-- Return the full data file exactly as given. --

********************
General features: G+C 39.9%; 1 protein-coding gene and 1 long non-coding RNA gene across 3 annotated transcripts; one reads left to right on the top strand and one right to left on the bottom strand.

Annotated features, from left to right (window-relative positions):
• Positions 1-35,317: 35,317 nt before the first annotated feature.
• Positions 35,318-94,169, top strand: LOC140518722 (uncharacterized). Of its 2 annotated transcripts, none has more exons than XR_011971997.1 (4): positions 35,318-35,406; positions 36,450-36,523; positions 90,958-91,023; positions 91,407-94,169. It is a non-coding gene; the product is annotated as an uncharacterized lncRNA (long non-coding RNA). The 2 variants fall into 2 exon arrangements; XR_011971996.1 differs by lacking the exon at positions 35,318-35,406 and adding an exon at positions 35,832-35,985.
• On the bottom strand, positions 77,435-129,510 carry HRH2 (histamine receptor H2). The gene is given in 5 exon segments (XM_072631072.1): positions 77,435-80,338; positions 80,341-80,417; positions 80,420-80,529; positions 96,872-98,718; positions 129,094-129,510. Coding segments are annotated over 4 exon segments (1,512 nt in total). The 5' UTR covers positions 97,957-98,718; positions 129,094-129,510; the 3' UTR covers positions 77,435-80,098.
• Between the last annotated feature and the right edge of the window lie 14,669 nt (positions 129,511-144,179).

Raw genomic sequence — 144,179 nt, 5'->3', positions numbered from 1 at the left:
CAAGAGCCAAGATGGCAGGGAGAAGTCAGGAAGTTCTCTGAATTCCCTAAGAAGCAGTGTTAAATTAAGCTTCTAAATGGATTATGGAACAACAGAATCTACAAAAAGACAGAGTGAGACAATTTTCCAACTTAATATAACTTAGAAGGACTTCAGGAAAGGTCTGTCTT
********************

General features: G+C 39.9%; 1 protein-coding gene and 1 long non-coding RNA gene across 3 annotated transcripts; one reads left to right on the top strand and one right to left on the bottom strand.

Annotated features, from left to right (window-relative positions):
• Positions 1-35,317: 35,317 nt before the first annotated feature.
• Positions 35,318-94,169, top strand: LOC140518722 (uncharacterized). Of its 2 annotated transcripts, none has more exons than XR_011971997.1 (4): positions 35,318-35,406; positions 36,450-36,523; positions 90,958-91,023; positions 91,407-94,169. It is a non-coding gene; the product is annotated as an uncharacterized lncRNA (long non-coding RNA). The 2 variants fall into 2 exon arrangements; XR_011971996.1 differs by lacking the exon at positions 35,318-35,406 and adding an exon at positions 35,832-35,985.
• On the bottom strand, positions 77,435-129,510 carry HRH2 (histamine receptor H2). The gene is given in 5 exon segments (XM_072631072.1): positions 77,435-80,338; positions 80,341-80,417; positions 80,420-80,529; positions 96,872-98,718; positions 129,094-129,510. Coding segments are annotated over 4 exon segments (1,512 nt in total). The 5' UTR covers positions 97,957-98,718; positions 129,094-129,510; the 3' UTR covers positions 77,435-80,098.
• Between the last annotated feature and the right edge of the window lie 14,669 nt (positions 129,511-144,179).

Raw genomic sequence — 144,179 nt, 5'->3', positions numbered from 1 at the left:
CAAGAGCCAAGATGGCAGGGAGAAGTCAGGAAGTTCTCTGAATTCCCTAAGAAGCAGTGTTAAATTAAGCTTCTAAATGGATTATGGAACAACAGAATCTACAAAAAGACAGAGTGAGACAATTTTCCAACTTAATATAACTTAGAAGGACTTCAGGAAAGGTCTGTCTT